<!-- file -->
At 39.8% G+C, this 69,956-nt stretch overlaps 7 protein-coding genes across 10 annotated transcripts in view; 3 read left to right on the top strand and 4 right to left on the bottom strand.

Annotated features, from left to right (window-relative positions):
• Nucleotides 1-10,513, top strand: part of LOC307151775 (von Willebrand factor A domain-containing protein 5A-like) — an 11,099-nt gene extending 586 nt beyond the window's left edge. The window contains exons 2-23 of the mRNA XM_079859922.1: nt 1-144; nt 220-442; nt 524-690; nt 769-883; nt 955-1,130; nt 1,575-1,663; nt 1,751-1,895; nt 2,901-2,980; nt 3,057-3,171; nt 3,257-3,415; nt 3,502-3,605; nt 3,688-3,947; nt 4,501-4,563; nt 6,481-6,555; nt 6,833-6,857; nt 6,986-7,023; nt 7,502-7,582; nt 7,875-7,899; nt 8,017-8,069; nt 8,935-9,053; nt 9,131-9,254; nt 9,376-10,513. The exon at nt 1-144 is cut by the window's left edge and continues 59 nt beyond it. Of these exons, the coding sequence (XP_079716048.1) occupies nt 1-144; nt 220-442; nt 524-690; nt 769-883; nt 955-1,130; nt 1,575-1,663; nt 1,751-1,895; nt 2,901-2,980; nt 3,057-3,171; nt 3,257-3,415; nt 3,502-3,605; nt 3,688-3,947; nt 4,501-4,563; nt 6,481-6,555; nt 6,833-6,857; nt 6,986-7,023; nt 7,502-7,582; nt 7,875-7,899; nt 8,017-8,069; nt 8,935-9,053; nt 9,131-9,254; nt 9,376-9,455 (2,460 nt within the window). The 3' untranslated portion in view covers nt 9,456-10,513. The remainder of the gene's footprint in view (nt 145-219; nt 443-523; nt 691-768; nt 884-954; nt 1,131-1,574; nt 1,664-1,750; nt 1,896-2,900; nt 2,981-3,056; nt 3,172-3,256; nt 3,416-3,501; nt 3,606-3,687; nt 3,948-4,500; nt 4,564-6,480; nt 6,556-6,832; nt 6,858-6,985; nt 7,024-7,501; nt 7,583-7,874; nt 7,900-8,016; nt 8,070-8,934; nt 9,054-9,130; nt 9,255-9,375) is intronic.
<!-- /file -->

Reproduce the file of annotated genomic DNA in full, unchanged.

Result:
At 39.8% G+C, this 69,956-nt stretch overlaps 7 protein-coding genes across 10 annotated transcripts in view; 3 read left to right on the top strand and 4 right to left on the bottom strand.

Annotated features, from left to right (window-relative positions):
• Nucleotides 1-10,513, top strand: part of LOC307151775 (von Willebrand factor A domain-containing protein 5A-like) — an 11,099-nt gene extending 586 nt beyond the window's left edge. The window contains exons 2-23 of the mRNA XM_079859922.1: nt 1-144; nt 220-442; nt 524-690; nt 769-883; nt 955-1,130; nt 1,575-1,663; nt 1,751-1,895; nt 2,901-2,980; nt 3,057-3,171; nt 3,257-3,415; nt 3,502-3,605; nt 3,688-3,947; nt 4,501-4,563; nt 6,481-6,555; nt 6,833-6,857; nt 6,986-7,023; nt 7,502-7,582; nt 7,875-7,899; nt 8,017-8,069; nt 8,935-9,053; nt 9,131-9,254; nt 9,376-10,513. The exon at nt 1-144 is cut by the window's left edge and continues 59 nt beyond it. Of these exons, the coding sequence (XP_079716048.1) occupies nt 1-144; nt 220-442; nt 524-690; nt 769-883; nt 955-1,130; nt 1,575-1,663; nt 1,751-1,895; nt 2,901-2,980; nt 3,057-3,171; nt 3,257-3,415; nt 3,502-3,605; nt 3,688-3,947; nt 4,501-4,563; nt 6,481-6,555; nt 6,833-6,857; nt 6,986-7,023; nt 7,502-7,582; nt 7,875-7,899; nt 8,017-8,069; nt 8,935-9,053; nt 9,131-9,254; nt 9,376-9,455 (2,460 nt within the window). The 3' untranslated portion in view covers nt 9,456-10,513. The remainder of the gene's footprint in view (nt 145-219; nt 443-523; nt 691-768; nt 884-954; nt 1,131-1,574; nt 1,664-1,750; nt 1,896-2,900; nt 2,981-3,056; nt 3,172-3,256; nt 3,416-3,501; nt 3,606-3,687; nt 3,948-4,500; nt 4,564-6,480; nt 6,556-6,832; nt 6,858-6,985; nt 7,024-7,501; nt 7,583-7,874; nt 7,900-8,016; nt 8,070-8,934; nt 9,054-9,130; nt 9,255-9,375) is intronic.